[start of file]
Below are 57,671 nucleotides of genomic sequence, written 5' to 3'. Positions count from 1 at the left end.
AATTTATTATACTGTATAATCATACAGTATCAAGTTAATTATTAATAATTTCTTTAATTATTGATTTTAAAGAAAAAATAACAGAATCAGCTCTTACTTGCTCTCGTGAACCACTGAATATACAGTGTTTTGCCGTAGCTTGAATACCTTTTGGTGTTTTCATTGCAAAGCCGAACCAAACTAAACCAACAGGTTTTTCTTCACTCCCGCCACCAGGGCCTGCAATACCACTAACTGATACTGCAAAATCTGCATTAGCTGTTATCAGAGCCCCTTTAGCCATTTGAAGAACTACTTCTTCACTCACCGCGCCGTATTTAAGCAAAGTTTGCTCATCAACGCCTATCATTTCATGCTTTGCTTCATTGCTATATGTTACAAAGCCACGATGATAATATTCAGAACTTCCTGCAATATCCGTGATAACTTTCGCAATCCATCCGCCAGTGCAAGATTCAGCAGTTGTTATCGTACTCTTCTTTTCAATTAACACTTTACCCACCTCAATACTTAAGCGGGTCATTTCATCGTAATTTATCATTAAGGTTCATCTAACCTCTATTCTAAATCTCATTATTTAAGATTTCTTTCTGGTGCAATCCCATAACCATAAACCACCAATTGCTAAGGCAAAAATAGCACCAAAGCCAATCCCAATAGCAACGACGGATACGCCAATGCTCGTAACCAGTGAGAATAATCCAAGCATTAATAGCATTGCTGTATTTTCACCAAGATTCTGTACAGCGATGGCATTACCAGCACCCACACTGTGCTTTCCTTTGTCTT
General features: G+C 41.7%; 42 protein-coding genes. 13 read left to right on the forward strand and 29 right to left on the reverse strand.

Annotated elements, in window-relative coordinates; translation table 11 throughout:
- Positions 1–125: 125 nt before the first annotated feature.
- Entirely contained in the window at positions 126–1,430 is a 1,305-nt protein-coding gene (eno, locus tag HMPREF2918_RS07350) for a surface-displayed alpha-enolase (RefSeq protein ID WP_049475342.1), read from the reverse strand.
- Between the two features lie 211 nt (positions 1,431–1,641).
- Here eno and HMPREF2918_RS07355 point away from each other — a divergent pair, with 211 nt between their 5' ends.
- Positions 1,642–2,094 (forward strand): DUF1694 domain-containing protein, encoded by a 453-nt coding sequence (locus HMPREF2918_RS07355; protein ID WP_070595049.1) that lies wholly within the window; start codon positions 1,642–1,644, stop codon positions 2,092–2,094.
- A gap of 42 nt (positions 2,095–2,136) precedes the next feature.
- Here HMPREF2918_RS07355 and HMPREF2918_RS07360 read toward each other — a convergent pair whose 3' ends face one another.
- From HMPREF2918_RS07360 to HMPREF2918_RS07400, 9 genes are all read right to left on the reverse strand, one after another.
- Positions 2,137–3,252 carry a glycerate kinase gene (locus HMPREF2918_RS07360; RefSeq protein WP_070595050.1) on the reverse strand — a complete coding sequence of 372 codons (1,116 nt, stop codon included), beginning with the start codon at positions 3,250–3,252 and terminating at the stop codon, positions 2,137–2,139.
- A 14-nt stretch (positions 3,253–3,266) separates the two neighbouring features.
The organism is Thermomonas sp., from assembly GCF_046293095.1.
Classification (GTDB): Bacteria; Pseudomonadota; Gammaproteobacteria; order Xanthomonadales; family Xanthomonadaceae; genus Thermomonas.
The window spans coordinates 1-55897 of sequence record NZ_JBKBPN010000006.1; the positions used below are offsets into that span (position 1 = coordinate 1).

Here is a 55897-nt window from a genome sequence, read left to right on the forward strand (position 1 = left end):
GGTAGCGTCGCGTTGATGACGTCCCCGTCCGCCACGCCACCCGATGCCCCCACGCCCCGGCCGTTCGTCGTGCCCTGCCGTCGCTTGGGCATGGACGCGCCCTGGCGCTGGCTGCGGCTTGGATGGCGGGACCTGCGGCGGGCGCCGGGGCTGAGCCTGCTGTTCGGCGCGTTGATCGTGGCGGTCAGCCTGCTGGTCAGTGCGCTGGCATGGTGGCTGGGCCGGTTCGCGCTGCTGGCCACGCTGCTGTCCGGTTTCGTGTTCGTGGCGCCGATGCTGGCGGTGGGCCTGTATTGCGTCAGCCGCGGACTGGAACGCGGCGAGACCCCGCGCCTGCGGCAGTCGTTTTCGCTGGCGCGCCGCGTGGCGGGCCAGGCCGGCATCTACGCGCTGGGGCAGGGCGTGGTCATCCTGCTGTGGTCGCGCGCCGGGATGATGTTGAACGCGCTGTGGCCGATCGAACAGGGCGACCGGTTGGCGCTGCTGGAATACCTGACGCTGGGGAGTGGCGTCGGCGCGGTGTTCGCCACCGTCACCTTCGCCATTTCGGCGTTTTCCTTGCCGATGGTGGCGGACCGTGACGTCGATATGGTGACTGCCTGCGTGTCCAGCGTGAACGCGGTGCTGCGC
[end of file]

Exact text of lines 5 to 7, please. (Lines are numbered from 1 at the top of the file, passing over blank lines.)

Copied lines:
- Positions 1–125: 125 nt before the first annotated feature.
- Entirely contained in the window at positions 126–1,430 is a 1,305-nt protein-coding gene (eno, locus tag HMPREF2918_RS07350) for a surface-displayed alpha-enolase (RefSeq protein ID WP_049475342.1), read from the reverse strand.
- Between the two features lie 211 nt (positions 1,431–1,641).